Combination Treatment Improves Antitumor Efficacy in Difficult-to-Treat Sarcomas


Aggressive cancers found more susceptible to combination treatment compared with monotherapy.

Alisertib used in combination with HSV1716 demonstrated a significant increase in antitumor efficacy for the treatment of neuroblastoma and malignant peripheral nerve sheath tumor (MPNST).

Alisertib is an aurora A kinase inhibitor, and HSV1716 is a virus derived from HSV-1 and attenuated by RL1 deletion, according to the investigators.

In early clinical trials, the agents showed some antitumor efficacy as monotherapy, but a new study published in Oncotarget found that a combined treatment appeared to increase efficacy in the treatment of MPNST and neuroblastoma.

“We chose to investigate this combination in MPNST and neuroblastoma because these are 2 difficult-to-treat sarcomas that have shown susceptibility to these agents individually,” said principal investigator Dr Timothy Cripe, MD, PhD. “MPNST is a rare pediatric cancer, but for patients with neurofibromatosis 1, a genetic cancer predisposition disorder, it is the leading cause of death. More importantly, MPNST is resistant to chemotherapy.”

Accord to Dr Cripe, it was likely that many mechanisms worked synergistically to increase this antitumor effect.

The results of the study showed that HSV1716 increased the sensitivity of uninfected cells to alisertib cytotoxicity, while alisertib increased peak virus production and slowed viral clearance from tumors. Furthermore, alisertib was found to inhibit virus-induced accumulation of intratumoral myeloid derived suppressor cells.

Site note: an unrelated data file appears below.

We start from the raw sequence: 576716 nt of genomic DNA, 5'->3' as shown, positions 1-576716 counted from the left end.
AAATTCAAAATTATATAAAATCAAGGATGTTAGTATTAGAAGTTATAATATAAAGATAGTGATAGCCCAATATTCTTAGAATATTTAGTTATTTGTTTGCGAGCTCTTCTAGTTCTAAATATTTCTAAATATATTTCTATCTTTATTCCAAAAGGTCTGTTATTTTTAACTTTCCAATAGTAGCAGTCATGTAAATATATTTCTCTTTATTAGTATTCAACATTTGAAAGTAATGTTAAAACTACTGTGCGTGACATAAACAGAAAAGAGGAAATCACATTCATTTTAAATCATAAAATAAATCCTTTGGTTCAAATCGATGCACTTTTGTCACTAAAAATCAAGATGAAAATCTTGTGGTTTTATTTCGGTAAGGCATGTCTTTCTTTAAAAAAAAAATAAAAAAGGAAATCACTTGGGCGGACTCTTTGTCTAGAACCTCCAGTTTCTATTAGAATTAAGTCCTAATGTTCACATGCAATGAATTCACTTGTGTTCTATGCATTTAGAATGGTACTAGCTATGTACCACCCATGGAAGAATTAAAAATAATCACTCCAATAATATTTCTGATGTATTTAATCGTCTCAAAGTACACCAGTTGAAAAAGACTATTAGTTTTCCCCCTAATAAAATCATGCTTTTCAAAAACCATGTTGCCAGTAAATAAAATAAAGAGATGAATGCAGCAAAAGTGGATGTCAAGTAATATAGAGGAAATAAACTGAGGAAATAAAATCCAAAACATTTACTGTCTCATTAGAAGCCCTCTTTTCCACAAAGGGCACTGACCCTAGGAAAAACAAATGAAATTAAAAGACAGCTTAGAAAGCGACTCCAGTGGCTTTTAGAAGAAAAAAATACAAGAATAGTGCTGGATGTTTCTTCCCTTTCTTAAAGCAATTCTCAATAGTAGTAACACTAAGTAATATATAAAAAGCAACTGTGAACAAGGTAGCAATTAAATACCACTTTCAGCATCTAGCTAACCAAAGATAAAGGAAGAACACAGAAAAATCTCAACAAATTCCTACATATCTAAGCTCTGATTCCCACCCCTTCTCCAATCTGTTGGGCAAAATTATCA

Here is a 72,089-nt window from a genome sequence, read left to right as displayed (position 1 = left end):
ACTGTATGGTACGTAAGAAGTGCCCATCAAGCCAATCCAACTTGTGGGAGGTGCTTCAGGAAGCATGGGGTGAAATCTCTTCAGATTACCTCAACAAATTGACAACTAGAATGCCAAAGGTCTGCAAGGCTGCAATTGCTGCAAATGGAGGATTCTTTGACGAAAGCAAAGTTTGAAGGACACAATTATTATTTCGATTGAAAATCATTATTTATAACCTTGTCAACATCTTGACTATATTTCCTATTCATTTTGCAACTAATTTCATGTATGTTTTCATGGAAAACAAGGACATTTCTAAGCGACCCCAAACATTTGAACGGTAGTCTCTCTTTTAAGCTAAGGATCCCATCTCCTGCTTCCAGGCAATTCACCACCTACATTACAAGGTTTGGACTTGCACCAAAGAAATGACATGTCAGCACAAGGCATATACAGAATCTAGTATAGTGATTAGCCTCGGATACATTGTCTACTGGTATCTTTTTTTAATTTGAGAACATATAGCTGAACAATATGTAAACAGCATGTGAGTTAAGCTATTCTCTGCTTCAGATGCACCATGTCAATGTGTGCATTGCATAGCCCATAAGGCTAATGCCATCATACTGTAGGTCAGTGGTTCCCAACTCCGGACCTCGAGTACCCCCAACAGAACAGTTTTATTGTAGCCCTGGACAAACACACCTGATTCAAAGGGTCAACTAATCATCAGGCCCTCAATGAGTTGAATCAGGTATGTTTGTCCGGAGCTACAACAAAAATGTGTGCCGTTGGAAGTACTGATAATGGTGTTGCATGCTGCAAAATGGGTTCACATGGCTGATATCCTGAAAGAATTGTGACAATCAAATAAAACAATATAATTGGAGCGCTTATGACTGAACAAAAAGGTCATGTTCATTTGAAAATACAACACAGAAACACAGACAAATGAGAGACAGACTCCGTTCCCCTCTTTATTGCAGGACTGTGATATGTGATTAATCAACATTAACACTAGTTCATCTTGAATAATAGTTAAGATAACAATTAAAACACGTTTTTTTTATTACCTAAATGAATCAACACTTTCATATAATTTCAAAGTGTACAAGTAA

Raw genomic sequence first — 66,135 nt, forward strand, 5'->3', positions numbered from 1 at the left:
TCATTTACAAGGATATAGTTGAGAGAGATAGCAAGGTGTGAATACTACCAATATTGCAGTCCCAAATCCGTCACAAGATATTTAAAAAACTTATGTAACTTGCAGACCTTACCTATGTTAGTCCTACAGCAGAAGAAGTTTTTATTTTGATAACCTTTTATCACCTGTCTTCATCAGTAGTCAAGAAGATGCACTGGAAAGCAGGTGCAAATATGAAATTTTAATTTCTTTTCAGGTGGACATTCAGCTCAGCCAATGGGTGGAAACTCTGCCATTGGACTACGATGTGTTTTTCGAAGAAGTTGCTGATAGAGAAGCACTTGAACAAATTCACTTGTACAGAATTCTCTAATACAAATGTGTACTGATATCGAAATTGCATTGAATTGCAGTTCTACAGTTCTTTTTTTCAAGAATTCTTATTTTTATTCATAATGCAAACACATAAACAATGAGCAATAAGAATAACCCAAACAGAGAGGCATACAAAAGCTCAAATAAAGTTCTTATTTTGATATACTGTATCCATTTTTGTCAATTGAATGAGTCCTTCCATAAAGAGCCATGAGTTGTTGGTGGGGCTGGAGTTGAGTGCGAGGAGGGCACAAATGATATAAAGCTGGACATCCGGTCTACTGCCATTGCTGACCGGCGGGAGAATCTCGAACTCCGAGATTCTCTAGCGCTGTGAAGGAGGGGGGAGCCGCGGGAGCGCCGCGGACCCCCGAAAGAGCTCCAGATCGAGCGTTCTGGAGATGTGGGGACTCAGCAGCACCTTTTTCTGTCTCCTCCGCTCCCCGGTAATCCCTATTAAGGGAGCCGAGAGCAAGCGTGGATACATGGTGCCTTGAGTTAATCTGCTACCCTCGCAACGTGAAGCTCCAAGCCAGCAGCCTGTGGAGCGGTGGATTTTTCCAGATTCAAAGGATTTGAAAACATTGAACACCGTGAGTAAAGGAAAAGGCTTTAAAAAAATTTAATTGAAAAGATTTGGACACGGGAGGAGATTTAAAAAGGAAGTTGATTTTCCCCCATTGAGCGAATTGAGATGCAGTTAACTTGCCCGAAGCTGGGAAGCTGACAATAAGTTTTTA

“Our study shows that alisertib helps the infection phase of HSV1716 because innate immunity is impacted,” Dr Cripe said. “It’s possible that it could inhibit the second phase, the downstream immunotherapeutic effects of the virotherapy, but based on data from other studies, we don’t think that is the case.”

Important next steps will be to confirm the sustained immunotherapeutic benefits of HSV1716 in the presence of alisertib and to conduct a clinical trial. This will provide a better understanding of how the agents work together, and how they may impact patient care, Dr Cripe concluded.

“Our results, in the context of early trials of both substances individual that have shown safety and efficacy, support the testing of this combination in children and young adults with neuroblastoma and MPNST,” Dr Cripe said. “As these agents continue to move through the development and approval processes, we look forward to studying them further.”

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